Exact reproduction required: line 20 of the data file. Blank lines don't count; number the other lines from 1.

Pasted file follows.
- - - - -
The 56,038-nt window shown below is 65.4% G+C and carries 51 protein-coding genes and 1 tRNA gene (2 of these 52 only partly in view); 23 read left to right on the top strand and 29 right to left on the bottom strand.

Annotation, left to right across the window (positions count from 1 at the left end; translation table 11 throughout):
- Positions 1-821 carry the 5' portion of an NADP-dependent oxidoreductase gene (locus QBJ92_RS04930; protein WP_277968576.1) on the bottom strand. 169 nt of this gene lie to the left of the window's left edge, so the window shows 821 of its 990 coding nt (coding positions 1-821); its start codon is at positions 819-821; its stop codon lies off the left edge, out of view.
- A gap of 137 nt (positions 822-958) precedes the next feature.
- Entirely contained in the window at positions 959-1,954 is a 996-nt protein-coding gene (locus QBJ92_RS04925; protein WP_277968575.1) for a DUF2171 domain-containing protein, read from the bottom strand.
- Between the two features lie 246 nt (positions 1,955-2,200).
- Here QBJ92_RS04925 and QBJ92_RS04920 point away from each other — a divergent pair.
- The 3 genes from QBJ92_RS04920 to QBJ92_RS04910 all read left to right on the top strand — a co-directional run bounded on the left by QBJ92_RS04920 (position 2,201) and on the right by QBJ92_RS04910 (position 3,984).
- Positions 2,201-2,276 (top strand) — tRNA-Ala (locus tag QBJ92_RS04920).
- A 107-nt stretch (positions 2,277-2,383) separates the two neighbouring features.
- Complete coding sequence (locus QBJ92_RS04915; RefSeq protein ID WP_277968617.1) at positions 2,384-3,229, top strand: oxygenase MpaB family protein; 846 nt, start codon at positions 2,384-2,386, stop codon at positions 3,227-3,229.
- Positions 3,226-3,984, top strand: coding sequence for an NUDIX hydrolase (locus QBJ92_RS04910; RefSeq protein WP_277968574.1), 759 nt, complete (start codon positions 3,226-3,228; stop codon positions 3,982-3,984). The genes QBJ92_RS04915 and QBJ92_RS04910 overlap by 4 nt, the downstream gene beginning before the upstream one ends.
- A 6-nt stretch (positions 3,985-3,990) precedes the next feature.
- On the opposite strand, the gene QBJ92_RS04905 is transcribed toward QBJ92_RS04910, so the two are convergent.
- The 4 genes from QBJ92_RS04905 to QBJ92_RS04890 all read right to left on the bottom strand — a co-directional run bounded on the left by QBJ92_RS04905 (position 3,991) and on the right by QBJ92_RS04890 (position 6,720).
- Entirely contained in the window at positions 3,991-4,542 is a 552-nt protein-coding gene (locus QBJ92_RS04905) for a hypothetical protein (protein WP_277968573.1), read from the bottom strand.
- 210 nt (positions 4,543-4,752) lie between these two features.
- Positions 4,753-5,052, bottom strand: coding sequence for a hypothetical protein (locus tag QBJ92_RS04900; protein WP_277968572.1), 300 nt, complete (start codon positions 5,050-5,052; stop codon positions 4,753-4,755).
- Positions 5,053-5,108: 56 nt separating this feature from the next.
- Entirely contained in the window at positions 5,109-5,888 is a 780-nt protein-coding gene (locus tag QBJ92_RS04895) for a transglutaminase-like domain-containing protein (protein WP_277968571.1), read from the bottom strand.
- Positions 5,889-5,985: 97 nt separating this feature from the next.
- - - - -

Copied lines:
- Entirely contained in the window at positions 5,109-5,888 is a 780-nt protein-coding gene (locus tag QBJ92_RS04895) for a transglutaminase-like domain-containing protein (protein WP_277968571.1), read from the bottom strand.